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Come next week, though, if things look scary, be sure to check back on HAIF. I think you'll find some good support here.

Anything is better than listening to Frank Billingsly say "hunker down!"

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I live in an apartment building on the 3rd floor, and I always hear this talk about boarding up windows. I don't know how to go about doing that, especially since you can't really access my window without a huge ladder from the ground, and even then the building isn't wood so it would be hard to drive nails in to hold the boards.

I was wondering if you guys think boarding up is important. Is it only important to board it up for a stronger hurricane, or do people do that for all storms?

I think as far as supplies I'd be safe - I've got food and water and a gas barbecue. And I think my building is pretty sturdy. There is one tree across the street that could be a problem, but no large trees in front of my apartment that could hit my window.

The latest models on Wunderground seem to diverge a bit more than before, with most of them showing the storm going south towards the Mexico border and one of them showing it heading more towards LA. I guess we have to wait and see.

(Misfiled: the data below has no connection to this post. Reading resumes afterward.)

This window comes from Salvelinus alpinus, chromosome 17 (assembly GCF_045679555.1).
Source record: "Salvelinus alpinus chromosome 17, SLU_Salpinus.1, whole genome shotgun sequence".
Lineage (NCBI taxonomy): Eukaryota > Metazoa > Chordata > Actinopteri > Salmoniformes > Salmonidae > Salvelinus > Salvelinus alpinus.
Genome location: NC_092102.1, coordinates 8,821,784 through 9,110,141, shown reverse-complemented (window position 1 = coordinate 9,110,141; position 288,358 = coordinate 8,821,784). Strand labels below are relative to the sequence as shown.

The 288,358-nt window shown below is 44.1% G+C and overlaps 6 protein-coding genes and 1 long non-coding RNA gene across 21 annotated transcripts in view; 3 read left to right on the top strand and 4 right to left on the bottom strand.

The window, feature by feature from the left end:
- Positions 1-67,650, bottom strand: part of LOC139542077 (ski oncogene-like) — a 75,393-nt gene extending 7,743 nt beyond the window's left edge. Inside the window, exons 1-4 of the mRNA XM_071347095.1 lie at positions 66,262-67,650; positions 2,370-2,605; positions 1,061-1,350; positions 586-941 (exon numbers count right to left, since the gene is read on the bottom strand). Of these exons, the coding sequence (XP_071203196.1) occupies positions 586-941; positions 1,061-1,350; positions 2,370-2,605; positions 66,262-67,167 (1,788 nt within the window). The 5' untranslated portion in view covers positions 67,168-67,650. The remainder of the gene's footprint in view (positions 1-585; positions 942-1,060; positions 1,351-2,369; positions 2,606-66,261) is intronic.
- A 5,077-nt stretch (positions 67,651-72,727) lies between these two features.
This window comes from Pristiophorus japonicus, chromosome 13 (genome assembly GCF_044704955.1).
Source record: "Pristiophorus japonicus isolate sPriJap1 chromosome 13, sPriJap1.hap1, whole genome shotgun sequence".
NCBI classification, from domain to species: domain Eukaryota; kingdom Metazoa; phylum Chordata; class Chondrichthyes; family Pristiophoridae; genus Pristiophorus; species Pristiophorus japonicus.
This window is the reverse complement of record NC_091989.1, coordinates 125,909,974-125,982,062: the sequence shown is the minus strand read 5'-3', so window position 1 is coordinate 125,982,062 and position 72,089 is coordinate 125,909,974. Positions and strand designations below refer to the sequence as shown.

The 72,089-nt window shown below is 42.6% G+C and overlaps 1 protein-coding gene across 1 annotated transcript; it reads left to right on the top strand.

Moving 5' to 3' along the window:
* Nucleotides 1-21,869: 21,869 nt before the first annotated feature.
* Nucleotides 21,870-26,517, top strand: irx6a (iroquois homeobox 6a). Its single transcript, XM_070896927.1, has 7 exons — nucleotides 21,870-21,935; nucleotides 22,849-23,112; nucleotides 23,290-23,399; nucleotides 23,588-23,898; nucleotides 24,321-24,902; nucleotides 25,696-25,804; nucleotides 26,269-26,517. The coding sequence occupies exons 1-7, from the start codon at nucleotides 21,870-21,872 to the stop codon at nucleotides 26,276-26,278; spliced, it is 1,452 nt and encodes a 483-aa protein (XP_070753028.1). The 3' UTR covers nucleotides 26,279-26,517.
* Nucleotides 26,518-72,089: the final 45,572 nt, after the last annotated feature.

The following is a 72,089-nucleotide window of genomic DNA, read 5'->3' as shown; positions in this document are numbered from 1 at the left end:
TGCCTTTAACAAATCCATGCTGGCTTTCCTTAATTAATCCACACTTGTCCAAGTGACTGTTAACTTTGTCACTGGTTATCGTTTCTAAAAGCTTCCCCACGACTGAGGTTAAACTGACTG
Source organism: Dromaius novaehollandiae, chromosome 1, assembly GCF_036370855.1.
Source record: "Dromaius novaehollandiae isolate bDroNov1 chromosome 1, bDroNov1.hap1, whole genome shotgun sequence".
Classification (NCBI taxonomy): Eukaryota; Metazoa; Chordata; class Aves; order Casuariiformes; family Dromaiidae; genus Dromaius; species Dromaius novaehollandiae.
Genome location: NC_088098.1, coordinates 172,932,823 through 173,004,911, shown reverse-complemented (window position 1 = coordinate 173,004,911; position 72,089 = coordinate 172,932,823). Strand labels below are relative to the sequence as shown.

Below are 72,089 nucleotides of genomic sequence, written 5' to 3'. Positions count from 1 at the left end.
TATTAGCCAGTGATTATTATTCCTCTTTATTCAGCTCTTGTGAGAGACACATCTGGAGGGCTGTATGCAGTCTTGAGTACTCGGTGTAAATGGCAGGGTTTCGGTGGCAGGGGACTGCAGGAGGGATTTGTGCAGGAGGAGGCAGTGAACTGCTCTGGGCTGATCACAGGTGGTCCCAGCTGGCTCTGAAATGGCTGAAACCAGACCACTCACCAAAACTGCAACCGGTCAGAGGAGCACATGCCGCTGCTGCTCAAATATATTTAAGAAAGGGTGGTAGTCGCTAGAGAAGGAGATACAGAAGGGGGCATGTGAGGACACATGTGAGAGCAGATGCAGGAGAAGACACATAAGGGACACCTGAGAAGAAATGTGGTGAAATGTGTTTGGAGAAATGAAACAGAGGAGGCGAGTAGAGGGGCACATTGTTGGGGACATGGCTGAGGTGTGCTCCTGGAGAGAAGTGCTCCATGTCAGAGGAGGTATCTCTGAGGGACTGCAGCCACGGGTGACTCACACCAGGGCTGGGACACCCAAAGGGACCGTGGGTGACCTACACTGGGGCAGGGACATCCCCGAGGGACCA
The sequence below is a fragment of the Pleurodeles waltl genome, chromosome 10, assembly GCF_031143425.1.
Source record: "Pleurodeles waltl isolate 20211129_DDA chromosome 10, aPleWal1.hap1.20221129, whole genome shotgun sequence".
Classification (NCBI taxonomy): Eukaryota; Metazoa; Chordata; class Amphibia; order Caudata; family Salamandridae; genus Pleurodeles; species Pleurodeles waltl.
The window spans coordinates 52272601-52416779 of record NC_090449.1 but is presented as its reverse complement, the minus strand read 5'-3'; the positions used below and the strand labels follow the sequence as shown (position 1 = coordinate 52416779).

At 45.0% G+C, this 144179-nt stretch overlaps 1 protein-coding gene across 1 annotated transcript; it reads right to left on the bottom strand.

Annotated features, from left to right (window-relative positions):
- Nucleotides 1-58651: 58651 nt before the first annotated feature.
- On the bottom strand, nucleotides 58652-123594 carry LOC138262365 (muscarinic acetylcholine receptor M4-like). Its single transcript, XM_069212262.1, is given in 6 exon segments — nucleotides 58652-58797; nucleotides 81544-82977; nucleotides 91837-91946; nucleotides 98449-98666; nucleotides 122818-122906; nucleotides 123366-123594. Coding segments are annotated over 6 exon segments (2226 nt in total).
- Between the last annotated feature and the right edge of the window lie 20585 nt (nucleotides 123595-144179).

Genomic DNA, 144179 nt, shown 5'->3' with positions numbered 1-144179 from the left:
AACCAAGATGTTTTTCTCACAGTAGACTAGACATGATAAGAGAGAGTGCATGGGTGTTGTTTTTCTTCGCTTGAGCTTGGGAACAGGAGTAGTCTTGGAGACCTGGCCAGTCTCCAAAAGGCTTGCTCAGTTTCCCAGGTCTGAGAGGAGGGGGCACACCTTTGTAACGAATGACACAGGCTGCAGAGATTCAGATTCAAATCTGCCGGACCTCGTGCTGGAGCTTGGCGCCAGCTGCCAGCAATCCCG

at200704_model.gif

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I live in an apartment building on the 3rd floor, and I always hear this talk about boarding up windows. I don't know how to go about doing that, especially since you can't really access my window without a huge ladder from the ground, and even then the building isn't wood so it would be hard to drive nails in to hold the boards.

I was wondering if you guys think boarding up is important. Is it only important to board it up for a stronger hurricane, or do people do that for all storms?

what is the building made of? IMO boarding is only necessary for the stronger type storms, BUT if there is flying debris they are invaluable. i remember my parents having their back sliding door replaced after alicia. it was the old single pane sliding door. with the wind, you could hear/see the glass (and frame) flexing. the big expanses of glass are usually the more dangerous areas of the house.

Edited by musicman

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Musicman you just did me a big favor by reminding me of, ugh, the windows. We haven't started The Window Project yet, unsticking them all, finding/building screens. Every single one is sealed tight, and recently covered with yet another coat of paint by the previous owners. It looks great, but feels like we're entombed. And the oddest thing: people think I'm crazy to want to be able to open my windows. Un-airconditioned East Texas August. Ugh.